Today the transformer less AC to DC converter does it with about 1.5 kg

Blue area 115V AC variable frequency
Frequency converter.
In the old days you used a motor and generator set. Very heavy and not really good for variable frequency's.
I do not know a way to do this with transformers
That was why fixed frequency was used.

Today you use also switched thyristors.
First you rectify and than you use thyristors to build the sine wave.
You control the frequency and can take down the output Voltage.
That is why you can today use variable frequency generation.

Green area.

230V AC to 260V DC

In the old days you would use an transformer to up the voltage and than an rectifier to make the DC.

Today you would up the voltage with a voltage multiplying rectifier and use a DC to DC converter with switched thyristors.
Or a voltage multiplying rectifier with switched thyristors.

No transformers or auto transformers in sight.


User currently offlinesweair From Sweden, joined Nov 2011, 1824 posts, RR: 0
Reply 10, posted (1 year 6 months 3 weeks 2 days 15 hours ago) and read 28476 times:

Is there Li-ion chemistry's in the market that are considered as safe as old batteries? Readily available? But changing chemistry will certainly not be a trivial task, as it has the be designed to fit the electrical system and everything else.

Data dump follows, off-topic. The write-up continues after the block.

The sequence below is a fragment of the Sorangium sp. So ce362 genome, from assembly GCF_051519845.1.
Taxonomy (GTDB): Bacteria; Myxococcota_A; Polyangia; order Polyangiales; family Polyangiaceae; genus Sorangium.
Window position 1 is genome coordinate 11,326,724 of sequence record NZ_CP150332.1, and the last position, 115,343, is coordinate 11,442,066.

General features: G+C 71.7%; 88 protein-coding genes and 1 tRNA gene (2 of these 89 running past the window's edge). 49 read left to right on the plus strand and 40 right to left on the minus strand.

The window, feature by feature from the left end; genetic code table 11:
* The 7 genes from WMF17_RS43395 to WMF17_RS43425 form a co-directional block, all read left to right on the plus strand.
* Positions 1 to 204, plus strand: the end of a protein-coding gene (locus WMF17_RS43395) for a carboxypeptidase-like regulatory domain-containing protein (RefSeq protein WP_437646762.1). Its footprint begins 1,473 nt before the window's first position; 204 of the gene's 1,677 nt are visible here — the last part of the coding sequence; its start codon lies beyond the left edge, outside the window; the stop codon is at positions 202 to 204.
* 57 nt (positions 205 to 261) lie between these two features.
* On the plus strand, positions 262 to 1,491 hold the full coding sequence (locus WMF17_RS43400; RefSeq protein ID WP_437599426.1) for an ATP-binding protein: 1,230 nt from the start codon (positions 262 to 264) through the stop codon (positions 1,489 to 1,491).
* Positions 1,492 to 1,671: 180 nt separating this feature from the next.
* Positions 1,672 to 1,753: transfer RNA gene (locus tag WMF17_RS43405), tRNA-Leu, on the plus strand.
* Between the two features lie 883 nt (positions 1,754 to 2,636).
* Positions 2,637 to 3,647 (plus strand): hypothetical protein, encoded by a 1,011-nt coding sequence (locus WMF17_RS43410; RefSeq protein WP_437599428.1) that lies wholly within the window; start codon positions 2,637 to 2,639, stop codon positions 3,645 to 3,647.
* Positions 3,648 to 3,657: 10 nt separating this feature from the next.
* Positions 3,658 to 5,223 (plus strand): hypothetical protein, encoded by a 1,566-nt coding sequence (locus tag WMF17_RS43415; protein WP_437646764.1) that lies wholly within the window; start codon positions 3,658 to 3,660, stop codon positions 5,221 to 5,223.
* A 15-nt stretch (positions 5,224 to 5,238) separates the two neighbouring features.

User currently offlinemjoelnir From Iceland, joined Feb 2013, 1450 posts, RR: 2
Reply 11, posted (1 year 6 months 3 weeks 2 days 8 hours ago) and read 27668 times:

Quoting rcair1 (Reply 1):
Quoting Kaiarahi (Reply 11):

What I find strange in the diagram is the 260 V DC.

Usually when you go for lightweight you would not convert AC to DC and up the voltage.
The best way would be to generate the right voltage in AC and rectify to DC.
If you want 400 V DC power you produce 400 V AC in the generator, and so on.
You produce the highest voltage you need and cascade down.
I speculate if the number for the 260 V DC is the top voltage of a pulsing wave or if it is the effective voltage.